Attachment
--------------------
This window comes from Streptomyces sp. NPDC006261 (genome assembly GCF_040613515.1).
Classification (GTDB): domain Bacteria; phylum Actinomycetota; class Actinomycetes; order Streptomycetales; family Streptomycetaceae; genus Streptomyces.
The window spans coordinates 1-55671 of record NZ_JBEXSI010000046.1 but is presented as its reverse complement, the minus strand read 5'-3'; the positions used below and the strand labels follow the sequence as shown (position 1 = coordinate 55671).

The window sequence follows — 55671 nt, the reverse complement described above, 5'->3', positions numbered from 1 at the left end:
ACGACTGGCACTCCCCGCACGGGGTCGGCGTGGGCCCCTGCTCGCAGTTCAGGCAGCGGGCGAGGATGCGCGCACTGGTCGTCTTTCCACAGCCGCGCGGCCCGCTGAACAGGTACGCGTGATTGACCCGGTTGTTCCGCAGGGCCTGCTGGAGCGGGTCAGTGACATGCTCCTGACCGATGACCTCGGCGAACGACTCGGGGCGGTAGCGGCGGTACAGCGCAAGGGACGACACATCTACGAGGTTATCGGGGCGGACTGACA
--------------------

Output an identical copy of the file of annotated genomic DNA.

This window comes from Streptomyces sp. NPDC006261 (genome assembly GCF_040613515.1).
Classification (GTDB): domain Bacteria; phylum Actinomycetota; class Actinomycetes; order Streptomycetales; family Streptomycetaceae; genus Streptomyces.
The window spans coordinates 1-55671 of record NZ_JBEXSI010000046.1 but is presented as its reverse complement, the minus strand read 5'-3'; the positions used below and the strand labels follow the sequence as shown (position 1 = coordinate 55671).

The window sequence follows — 55671 nt, the reverse complement described above, 5'->3', positions numbered from 1 at the left end:
ACGACTGGCACTCCCCGCACGGGGTCGGCGTGGGCCCCTGCTCGCAGTTCAGGCAGCGGGCGAGGATGCGCGCACTGGTCGTCTTTCCACAGCCGCGCGGCCCGCTGAACAGGTACGCGTGATTGACCCGGTTGTTCCGCAGGGCCTGCTGGAGCGGGTCAGTGACATGCTCCTGACCGATGACCTCGGCGAACGACTCGGGGCGGTAGCGGCGGTACAGCGCAAGGGACGACACATCTACGAGGTTATCGGGGCGGACTGACA